There are many reasons that your organisation may need to exit a volunteer. Perhaps they are no longer able to perform the role, cannot safely complete the required tasks, or are not aligned with the values or vision of the organisation. Exiting a volunteer is sometimes necessary, but not always an easy process...
One of the issues that volunteer co-ordinators struggle with at times is how to exit a volunteer who, for whatever reason, is no longer suitable for their role. A recent example was of a long term driving volunteer about whom safety concerns had been raised. There had been a few minor accidents and near misses. The volunteer clearly loved his role, and had been dedicated to the organisation for many years - and nobody wanted to have the inevitable conversation.
There are many other reasons why volunteers may need to be exited from their role, or from an organisation. Perhaps they can no longer perform the duties to the standard required, they do not observe boundaries, are burnt out, are disruptive to the team dynamic, their values do not align with those of the organisation or simply it may be time for them to move on or retire.
Whatever the reason, once you have identified that they are no longer effective in their role – it is time to take action. It is important to have the conversation sooner rather than later, particularly if there are safety concerns, or any factors that may negatively affect your organisation, team or clients.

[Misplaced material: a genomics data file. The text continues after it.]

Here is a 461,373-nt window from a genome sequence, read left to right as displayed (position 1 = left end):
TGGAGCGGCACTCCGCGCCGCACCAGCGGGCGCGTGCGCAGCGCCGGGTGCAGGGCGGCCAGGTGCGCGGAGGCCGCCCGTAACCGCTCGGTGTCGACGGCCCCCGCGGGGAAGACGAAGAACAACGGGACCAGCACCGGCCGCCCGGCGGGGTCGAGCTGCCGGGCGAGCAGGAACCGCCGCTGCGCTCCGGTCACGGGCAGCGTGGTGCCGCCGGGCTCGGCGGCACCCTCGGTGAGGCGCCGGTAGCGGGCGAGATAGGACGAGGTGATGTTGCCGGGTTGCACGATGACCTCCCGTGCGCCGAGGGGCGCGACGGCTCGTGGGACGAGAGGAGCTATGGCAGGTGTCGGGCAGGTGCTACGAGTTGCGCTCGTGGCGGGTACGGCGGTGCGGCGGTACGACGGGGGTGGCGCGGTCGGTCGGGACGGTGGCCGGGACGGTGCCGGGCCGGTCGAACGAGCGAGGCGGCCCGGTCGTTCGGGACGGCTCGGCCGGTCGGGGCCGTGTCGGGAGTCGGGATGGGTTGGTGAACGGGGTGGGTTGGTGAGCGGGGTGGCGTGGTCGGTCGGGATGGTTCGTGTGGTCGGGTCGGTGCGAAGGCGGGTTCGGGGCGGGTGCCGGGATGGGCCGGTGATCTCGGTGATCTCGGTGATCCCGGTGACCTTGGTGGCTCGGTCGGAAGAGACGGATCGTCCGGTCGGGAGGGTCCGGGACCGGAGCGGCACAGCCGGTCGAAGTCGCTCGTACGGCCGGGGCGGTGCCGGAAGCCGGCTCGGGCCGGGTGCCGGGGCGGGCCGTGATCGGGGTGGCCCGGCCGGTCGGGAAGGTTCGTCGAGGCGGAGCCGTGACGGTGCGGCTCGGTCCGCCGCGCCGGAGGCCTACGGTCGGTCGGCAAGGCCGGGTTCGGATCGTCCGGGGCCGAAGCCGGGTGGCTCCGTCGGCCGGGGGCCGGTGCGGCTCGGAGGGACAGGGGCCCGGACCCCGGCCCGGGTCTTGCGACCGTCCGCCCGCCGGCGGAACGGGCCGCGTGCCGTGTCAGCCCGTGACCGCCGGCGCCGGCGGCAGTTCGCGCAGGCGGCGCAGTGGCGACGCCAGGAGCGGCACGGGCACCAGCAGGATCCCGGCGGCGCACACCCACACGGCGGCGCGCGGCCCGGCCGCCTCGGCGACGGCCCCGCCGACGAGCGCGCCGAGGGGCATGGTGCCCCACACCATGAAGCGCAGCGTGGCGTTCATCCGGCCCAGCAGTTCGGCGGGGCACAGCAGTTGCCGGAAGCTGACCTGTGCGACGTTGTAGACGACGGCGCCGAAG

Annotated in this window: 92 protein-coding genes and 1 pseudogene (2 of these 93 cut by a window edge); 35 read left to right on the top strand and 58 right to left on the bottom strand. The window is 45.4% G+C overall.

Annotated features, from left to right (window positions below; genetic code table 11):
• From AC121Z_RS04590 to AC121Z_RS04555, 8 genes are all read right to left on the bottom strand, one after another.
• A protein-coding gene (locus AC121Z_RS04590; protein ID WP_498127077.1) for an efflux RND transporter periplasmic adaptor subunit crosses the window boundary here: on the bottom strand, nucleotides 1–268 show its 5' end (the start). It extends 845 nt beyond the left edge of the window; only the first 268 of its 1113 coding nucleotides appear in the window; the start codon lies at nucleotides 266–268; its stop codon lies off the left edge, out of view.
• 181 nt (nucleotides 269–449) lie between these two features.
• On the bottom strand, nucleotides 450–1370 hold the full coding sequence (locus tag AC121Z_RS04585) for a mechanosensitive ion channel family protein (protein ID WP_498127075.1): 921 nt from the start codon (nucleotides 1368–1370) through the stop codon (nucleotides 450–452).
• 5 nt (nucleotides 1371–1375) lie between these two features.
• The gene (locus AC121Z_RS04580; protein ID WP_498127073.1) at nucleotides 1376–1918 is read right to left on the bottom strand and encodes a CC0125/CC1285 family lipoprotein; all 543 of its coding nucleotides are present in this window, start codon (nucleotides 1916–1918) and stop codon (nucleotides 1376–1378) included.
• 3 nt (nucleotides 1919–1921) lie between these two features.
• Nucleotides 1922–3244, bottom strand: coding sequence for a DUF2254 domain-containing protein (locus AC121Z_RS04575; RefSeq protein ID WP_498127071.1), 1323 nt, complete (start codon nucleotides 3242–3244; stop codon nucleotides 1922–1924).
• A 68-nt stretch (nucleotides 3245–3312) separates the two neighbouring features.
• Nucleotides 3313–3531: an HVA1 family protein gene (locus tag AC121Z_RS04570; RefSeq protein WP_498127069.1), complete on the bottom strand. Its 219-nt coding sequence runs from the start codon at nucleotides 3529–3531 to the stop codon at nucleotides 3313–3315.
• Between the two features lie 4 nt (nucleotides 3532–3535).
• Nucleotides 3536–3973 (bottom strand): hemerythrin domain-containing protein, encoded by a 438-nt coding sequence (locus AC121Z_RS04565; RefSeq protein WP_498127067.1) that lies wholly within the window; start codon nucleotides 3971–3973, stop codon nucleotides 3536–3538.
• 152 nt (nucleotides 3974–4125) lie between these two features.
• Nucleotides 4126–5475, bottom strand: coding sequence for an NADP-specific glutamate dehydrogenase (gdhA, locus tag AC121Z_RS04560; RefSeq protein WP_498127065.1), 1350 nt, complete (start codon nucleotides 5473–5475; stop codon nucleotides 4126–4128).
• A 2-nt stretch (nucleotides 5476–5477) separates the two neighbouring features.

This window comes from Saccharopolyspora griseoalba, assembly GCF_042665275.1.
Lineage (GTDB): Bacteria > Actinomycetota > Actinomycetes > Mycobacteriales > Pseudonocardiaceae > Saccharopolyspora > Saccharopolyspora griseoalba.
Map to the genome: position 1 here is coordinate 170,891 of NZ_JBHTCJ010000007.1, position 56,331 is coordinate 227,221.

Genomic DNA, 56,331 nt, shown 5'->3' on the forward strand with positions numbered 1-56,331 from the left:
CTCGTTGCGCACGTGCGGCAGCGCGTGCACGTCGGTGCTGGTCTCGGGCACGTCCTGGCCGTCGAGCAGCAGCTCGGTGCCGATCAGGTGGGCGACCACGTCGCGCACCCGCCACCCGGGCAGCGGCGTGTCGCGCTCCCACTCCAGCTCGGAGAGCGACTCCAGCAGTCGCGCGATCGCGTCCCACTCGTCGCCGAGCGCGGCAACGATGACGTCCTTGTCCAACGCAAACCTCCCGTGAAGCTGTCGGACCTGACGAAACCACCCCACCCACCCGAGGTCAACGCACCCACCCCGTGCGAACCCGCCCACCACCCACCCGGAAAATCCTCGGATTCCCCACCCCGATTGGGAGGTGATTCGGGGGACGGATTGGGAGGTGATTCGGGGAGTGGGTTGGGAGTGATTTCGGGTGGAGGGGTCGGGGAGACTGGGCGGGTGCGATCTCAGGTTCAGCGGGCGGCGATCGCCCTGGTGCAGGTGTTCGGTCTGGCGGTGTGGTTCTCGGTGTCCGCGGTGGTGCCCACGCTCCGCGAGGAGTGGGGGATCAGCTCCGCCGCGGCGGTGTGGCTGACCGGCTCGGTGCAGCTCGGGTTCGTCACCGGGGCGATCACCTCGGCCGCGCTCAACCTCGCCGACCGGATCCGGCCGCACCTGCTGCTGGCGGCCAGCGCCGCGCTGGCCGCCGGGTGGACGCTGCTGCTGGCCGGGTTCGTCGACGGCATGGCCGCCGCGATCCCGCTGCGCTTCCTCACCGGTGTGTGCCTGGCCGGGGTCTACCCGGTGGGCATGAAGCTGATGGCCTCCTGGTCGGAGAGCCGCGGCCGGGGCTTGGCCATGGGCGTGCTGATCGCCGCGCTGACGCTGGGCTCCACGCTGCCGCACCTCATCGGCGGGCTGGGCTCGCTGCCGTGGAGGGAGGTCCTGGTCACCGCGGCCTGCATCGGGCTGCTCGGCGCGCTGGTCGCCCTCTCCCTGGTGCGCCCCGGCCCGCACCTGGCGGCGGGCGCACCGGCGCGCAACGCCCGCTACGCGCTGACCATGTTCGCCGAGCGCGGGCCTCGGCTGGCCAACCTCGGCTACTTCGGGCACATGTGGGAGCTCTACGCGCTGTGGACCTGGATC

There is no prescription for exiting a volunteer, every situation will be different, but there are certainly some considerations that are important.
If your volunteer is not meeting the requirements of the role, or is no longer able to, it may be useful to have the job description on hand for the discussion. This will help to focus on the requirements of the position or the organisation, and on the volunteer’s ability to perform the required tasks. It is important to stick to the facts, and to remember the purpose of the meeting.
If the volunteer is being exited as a result of behavioural issues, you may want to have on hand any policy, house rules, job description, contract or other document that outline the expectations of the organisation. Make sure you are familiar with these documents, and take note of any situations where you believe the volunteer has not adhered these rules. If you do not have these policies or documents in place – I strongly suggest that you do so, before you need them!
When having tough conversations such as these, starting with ‘I’ statements can be a useful non-threatening and non-blaming way to address your concerns e.g. ‘I have noticed…’, ‘I have become aware…’ or ‘I am concerned…’ It sounds a lot warmer than ‘You have done…’ Keep to the point, keep the volunteer at the centre of the discussion, and do not allow the conversations to become about any other person.
Although the volunteer may take your feedback or decision personally, do what you can to not make it personal, however you do need to acknowledge their feelings.
Sometimes you might find the volunteer is actually relieved to have this conversation. They may know that it is time to move on, but they perhaps didn’t want to resign/quit because they didn’t want to let you down.